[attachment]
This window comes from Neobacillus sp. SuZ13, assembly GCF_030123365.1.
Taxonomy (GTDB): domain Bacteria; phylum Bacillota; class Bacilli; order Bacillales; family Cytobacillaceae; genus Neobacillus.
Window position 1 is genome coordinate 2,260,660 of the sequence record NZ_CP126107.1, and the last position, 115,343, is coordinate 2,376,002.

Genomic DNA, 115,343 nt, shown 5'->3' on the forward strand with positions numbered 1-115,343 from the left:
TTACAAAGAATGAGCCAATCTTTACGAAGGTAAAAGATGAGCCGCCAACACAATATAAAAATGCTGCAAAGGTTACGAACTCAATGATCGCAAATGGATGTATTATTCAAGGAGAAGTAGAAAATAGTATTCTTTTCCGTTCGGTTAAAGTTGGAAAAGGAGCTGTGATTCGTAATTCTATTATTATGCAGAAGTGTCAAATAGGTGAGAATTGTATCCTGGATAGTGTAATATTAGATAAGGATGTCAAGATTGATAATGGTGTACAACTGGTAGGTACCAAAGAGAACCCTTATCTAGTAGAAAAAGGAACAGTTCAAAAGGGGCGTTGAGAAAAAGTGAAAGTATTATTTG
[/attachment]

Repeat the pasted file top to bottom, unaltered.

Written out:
This window comes from Neobacillus sp. SuZ13, assembly GCF_030123365.1.
Taxonomy (GTDB): domain Bacteria; phylum Bacillota; class Bacilli; order Bacillales; family Cytobacillaceae; genus Neobacillus.
Window position 1 is genome coordinate 2,260,660 of the sequence record NZ_CP126107.1, and the last position, 115,343, is coordinate 2,376,002.

Genomic DNA, 115,343 nt, shown 5'->3' on the forward strand with positions numbered 1-115,343 from the left:
TTACAAAGAATGAGCCAATCTTTACGAAGGTAAAAGATGAGCCGCCAACACAATATAAAAATGCTGCAAAGGTTACGAACTCAATGATCGCAAATGGATGTATTATTCAAGGAGAAGTAGAAAATAGTATTCTTTTCCGTTCGGTTAAAGTTGGAAAAGGAGCTGTGATTCGTAATTCTATTATTATGCAGAAGTGTCAAATAGGTGAGAATTGTATCCTGGATAGTGTAATATTAGATAAGGATGTCAAGATTGATAATGGTGTACAACTGGTAGGTACCAAAGAGAACCCTTATCTAGTAGAAAAAGGAACAGTTCAAAAGGGGCGTTGAGAAAAAGTGAAAGTATTATTTG